Facebook Fast: Giving Up Social Networking For Lent

Facebook Fast: Giving Up Social Networking For Lent

What do you usually give up for lent? Sweets? Meat? Alcohol? This year the classic choices for abstinence in the run up to Easter are joined by a group vowing to give up social networking sites.

Alongside chocolate, alcohol and cigarettes a new craze is sweeping the globe: kicking the Facebook habit. Online groups mobilized on Ash Wednesday to delete their profiles on the social network and not send messages, write on virtual bulletin boards, or look for friends for a full seven weeks. Hundreds of users have joined the boycott.

The message on the German language group "Facebook Fast" is clear and concise: "We're wasting so much time on Facebook and other social networks, time that we could be better investing in our relationship with God," writes the group founder, who goes by the name ‘Marcel." The idea is to spend the next 40 days drawing closer to God rather than surfing on Facebook.

Returning to the important things in life

A German woman named Lisa wrote on the new group's "forum" page, saying she wanted to try. She readily admits to wasting time on Facebook, but hasn't been able to kick the habit, and hopes the opportunity to renounce it for lent does the trick. The group's tag line states: "Let's stop using Facebook, and focus on the important things in life!"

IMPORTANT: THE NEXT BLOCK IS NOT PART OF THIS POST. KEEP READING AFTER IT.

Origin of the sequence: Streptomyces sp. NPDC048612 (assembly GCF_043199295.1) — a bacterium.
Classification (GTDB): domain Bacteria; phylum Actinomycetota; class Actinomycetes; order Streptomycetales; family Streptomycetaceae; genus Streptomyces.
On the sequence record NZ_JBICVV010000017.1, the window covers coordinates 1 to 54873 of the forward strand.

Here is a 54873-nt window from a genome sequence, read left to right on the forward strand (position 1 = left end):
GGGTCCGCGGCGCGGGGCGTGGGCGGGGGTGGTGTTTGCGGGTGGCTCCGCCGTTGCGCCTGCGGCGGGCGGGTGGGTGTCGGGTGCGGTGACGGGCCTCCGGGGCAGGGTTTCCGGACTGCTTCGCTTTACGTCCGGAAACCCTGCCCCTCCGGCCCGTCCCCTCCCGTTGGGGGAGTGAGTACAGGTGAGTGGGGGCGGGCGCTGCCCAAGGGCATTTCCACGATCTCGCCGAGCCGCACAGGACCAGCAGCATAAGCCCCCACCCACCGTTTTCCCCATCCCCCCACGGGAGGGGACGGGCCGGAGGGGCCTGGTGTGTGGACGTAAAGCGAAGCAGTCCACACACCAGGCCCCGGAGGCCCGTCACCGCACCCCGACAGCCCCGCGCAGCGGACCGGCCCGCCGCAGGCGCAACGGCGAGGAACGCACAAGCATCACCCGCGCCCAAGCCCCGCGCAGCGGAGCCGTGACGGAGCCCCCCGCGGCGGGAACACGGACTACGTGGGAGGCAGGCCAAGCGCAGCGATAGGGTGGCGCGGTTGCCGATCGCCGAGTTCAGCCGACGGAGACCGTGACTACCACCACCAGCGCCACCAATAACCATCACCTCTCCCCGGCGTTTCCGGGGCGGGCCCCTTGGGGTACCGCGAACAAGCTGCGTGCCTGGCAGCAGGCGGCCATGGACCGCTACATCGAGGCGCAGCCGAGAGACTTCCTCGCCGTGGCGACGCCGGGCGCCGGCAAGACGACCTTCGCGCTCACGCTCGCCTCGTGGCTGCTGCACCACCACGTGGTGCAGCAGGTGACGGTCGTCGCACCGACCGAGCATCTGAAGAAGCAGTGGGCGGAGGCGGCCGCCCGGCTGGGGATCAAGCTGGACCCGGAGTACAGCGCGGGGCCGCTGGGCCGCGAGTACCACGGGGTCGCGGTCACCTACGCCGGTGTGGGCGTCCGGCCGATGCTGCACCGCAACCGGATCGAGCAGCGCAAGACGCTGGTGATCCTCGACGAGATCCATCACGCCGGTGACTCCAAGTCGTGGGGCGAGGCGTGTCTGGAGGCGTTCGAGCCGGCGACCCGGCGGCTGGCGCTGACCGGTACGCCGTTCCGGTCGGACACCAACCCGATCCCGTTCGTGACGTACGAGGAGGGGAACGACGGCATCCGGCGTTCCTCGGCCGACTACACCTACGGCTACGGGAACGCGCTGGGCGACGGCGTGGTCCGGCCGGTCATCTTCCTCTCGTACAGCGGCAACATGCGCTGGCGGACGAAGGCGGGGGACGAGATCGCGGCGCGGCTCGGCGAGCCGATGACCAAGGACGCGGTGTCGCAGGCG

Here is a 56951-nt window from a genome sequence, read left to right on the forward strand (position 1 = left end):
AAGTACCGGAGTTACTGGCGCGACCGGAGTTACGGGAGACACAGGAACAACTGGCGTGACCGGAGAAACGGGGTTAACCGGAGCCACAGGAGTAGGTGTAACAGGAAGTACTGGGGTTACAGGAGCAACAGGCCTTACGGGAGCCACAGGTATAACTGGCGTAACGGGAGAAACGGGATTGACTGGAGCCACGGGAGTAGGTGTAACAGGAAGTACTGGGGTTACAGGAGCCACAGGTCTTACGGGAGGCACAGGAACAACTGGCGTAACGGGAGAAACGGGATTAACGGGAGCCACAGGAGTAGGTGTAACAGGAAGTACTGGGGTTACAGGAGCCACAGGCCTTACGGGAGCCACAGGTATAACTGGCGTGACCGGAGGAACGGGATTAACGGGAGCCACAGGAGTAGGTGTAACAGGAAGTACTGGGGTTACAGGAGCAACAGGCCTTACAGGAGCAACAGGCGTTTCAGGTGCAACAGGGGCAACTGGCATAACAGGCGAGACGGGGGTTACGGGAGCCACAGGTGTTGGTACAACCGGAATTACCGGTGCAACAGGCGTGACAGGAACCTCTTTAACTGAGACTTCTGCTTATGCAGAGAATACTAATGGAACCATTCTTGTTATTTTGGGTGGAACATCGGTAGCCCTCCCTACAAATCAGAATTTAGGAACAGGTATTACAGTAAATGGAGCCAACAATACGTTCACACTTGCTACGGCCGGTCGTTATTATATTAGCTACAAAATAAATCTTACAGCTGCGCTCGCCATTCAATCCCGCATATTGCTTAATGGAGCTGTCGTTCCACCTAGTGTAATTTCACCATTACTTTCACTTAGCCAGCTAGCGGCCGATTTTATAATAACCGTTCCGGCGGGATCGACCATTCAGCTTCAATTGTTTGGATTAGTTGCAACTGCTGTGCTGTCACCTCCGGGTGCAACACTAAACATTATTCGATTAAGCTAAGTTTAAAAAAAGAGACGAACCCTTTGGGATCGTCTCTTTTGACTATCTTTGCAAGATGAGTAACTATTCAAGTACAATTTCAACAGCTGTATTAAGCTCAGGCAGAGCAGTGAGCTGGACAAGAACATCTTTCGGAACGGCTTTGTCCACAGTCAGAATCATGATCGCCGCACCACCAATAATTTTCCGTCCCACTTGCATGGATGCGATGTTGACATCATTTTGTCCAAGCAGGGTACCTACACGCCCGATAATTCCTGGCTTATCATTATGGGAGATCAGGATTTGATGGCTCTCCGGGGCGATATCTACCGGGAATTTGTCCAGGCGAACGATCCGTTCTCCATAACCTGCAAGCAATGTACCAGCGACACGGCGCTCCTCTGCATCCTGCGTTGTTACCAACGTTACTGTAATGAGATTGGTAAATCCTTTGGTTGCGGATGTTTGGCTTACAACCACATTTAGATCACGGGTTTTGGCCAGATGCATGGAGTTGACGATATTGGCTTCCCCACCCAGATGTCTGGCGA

Whether the motivation is religious, a way to gain more self-awareness or just simple defiance, the Say-No-To Facebook forces are supporting each other on forums. Some say they enjoy the challenge of abstaining. The Evangelical Church in Germany is backing the campaign. "The idea of fasting can refer to all areas of life," says Pastor Jan von Camphausen, a theologian with the Evangelical Church in Germany (EKD).

In Christianity, explains von Camphausen, the practice of fasting is not an attempt to please God, but to win more freedom for oneself. Everyone must decide for themselves which burden they wants to shed for lent, he explains, and inevitably some will see the path to greater human freedom through cutting links with Facebook, which currently has about 15 million members in Germany.

Mood changes